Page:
Inspiring surgeon who lost both legs could be among world’s first para-astronauts

EXETER, United Kingdom — A surgeon specializing in amputations, who lost both of his own legs, is now on a shortlist to travel into space! Neil Hopper would be one of the world’s first para-astronauts.

Hopper lost his limbs in 2019 due to sepsis. Just four years later, he is now on the list in the European Space Agency’s search for an astronaut with a disability. The Consultant Vascular Surgeon at the Royal Cornwall Hospital Trust has performed hundreds of amputations in his career. After he lost his toes and much of the skin on the underside of his feet, leg amputation was the only option.

The Welsh-speaking surgeon is now also the feature of a new Welsh-language documentary “Drych: Camau Tua’r Sêr,” available on the BBC iPlayer. The documentary follows his progress towards heading into space, following the ESA’s first para-astronaut John McFall, who was selected in November of 2022.

“When I saw the advertisement from the European Space Agency for a para astronaut, I had to put in an application,” says Hopper, a space fanatic and Senior Clinical Lecturer at the University of Exeter, in a media release.

“The criteria were quite specific; you had to have a doctorate in engineering or medicine, you had to have a disability below the knee, and you had to speak a second language – hey, Welsh! At first my wife Rachel thought I was completely crazy!”

European Space Agency astronaut space walk
ESA (European Space Agency) astronaut Luca Parmitano rides the Canadarm2 robotic arm (Credit: Openverse)

Hopper is still contributing to the field of medicine

The double-amputee says he received advice to change careers after losing his legs in 2019. Since then, however, he has made vital contributions to the field of amputation.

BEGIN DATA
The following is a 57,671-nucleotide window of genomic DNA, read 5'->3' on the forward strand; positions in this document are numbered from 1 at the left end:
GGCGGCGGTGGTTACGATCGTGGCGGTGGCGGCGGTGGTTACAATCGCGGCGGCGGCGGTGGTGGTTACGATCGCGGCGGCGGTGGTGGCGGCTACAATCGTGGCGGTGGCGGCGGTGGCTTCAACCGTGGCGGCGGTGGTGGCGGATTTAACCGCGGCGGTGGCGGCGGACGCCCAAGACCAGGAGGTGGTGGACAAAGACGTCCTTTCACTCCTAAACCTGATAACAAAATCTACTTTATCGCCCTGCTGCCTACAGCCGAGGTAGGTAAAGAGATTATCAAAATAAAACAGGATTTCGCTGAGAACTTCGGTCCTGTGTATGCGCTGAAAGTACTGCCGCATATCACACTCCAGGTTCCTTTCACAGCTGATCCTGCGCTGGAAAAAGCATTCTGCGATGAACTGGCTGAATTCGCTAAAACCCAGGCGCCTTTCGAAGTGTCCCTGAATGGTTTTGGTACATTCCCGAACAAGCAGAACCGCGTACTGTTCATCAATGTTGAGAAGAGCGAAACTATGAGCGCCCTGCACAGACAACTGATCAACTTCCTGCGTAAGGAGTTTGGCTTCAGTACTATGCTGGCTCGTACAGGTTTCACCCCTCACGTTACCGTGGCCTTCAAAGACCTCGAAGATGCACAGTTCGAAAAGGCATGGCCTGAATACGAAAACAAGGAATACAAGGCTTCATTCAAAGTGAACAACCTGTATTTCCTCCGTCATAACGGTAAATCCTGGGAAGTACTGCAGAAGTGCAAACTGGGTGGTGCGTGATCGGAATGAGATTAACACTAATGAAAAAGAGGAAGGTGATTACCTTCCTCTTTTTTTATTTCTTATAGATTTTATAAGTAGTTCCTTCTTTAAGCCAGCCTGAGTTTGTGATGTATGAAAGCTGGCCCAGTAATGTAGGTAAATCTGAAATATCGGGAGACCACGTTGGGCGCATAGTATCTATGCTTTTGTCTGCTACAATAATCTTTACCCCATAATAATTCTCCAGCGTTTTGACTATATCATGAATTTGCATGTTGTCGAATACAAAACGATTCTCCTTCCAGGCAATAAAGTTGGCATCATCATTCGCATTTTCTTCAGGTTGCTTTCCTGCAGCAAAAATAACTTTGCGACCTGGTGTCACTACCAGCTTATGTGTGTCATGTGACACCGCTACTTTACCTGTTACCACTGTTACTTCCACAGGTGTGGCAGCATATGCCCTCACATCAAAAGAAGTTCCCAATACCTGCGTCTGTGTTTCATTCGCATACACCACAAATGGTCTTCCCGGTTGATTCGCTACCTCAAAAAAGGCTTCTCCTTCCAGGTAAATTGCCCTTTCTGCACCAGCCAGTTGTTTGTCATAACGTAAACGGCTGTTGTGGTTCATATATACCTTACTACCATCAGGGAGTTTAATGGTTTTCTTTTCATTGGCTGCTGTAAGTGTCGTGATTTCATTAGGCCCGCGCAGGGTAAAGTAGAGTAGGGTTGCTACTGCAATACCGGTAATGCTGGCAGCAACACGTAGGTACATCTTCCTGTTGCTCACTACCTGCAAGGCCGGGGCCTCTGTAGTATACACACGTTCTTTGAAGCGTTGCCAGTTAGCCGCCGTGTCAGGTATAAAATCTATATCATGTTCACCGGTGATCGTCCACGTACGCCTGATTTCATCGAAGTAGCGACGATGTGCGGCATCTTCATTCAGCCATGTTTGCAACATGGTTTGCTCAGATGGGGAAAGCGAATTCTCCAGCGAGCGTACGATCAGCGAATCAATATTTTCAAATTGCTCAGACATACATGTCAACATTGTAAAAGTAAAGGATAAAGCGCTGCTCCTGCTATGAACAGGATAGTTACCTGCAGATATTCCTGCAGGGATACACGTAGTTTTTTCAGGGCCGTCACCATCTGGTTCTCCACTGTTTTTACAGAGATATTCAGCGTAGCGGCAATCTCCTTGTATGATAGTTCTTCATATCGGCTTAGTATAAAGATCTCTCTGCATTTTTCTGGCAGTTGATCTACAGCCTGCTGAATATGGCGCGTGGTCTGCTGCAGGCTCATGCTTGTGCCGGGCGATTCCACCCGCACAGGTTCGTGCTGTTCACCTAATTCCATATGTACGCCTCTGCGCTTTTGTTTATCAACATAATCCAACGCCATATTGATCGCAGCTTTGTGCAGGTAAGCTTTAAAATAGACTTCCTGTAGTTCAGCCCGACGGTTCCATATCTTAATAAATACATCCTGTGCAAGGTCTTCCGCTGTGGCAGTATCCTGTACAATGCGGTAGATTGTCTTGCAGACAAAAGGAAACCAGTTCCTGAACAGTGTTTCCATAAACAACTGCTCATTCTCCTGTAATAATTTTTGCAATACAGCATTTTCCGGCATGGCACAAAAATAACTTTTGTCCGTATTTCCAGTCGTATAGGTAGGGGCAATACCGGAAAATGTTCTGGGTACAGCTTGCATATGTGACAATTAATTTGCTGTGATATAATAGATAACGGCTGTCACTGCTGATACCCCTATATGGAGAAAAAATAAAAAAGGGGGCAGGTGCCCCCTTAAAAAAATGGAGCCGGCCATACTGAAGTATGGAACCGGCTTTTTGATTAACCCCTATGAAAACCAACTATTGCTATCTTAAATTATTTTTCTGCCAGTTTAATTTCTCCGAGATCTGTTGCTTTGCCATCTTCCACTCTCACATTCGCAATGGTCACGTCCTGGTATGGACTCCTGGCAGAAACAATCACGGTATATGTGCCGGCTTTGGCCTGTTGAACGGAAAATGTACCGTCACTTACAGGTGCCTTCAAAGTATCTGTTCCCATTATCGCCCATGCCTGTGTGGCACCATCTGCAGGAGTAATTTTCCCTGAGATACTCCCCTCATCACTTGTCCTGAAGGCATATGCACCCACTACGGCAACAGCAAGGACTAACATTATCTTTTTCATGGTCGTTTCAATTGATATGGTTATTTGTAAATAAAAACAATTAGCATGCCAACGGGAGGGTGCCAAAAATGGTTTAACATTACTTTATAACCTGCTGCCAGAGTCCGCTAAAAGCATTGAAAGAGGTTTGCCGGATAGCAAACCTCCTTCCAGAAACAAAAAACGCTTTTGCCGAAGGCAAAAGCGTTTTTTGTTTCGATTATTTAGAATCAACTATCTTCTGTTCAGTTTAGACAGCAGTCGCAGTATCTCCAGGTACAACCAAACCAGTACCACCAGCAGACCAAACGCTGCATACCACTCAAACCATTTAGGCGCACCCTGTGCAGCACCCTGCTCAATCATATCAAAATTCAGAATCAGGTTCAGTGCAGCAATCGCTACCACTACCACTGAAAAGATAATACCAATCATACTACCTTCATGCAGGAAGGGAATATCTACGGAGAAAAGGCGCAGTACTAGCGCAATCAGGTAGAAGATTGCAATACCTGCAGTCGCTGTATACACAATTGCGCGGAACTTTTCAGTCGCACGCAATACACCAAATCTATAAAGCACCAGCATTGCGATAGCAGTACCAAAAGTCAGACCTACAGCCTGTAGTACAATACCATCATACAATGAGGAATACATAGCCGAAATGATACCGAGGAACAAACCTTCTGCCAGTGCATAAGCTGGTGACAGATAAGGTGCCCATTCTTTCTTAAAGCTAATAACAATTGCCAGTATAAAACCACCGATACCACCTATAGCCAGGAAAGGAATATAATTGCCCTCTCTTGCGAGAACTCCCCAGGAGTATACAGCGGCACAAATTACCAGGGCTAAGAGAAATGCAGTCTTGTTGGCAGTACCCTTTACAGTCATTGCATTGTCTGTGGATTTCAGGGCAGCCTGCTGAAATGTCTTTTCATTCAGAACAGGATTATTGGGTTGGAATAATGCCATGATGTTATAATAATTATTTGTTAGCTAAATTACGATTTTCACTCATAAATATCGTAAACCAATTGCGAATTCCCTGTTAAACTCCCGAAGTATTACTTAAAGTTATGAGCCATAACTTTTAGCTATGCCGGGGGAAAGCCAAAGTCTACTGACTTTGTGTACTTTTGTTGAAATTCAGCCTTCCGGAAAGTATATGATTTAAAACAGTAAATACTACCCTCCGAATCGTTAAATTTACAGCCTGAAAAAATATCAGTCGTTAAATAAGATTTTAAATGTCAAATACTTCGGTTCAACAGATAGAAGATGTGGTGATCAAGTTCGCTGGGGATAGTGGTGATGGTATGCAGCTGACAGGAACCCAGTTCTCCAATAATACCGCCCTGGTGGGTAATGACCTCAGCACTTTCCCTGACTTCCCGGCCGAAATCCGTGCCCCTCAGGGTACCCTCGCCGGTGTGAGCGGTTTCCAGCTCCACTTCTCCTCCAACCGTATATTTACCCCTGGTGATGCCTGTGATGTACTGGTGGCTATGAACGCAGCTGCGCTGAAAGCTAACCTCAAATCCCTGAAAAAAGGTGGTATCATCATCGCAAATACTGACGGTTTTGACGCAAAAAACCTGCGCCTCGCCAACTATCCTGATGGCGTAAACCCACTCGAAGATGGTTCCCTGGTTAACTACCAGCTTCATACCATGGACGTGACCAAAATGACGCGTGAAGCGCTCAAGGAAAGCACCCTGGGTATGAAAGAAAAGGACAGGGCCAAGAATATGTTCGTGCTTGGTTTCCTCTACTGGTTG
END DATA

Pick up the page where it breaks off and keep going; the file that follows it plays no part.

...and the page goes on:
“I remember imagining the operation – operations which I do all the time, and thinking that power tools were going to be used on me. That was really difficult to process,” Hopper describes.

“I was in hospital for about six or seven weeks. The physical changes in my body were fairly easy to understand, but what I didn’t understand were the psychological changes and how hard it was just to fit back into family life.”

“I was starting to think I’d never be able to go back to work, I’d never be able to play football with my son, walk the dog on the beach – that’s the kind of mindset I had. But once I got legs, things started to change overnight, the future didn’t look so bleak,” the aspiring astronaut continues.

“I was determined to go back to work. I wanted to prove that they were completely wrong. Throughout my career I’d always tried to imagine what it was like to have an amputation, so I didn’t expect to get the answer. I didn’t think I’d get the chance to see what it’s like on the other side of the knife. My experience has made me think more about how I communicate with patients. I believe it has made me a better doctor,” Hopper says.

South West News Service writer Ed Cullinane contributed to this report.

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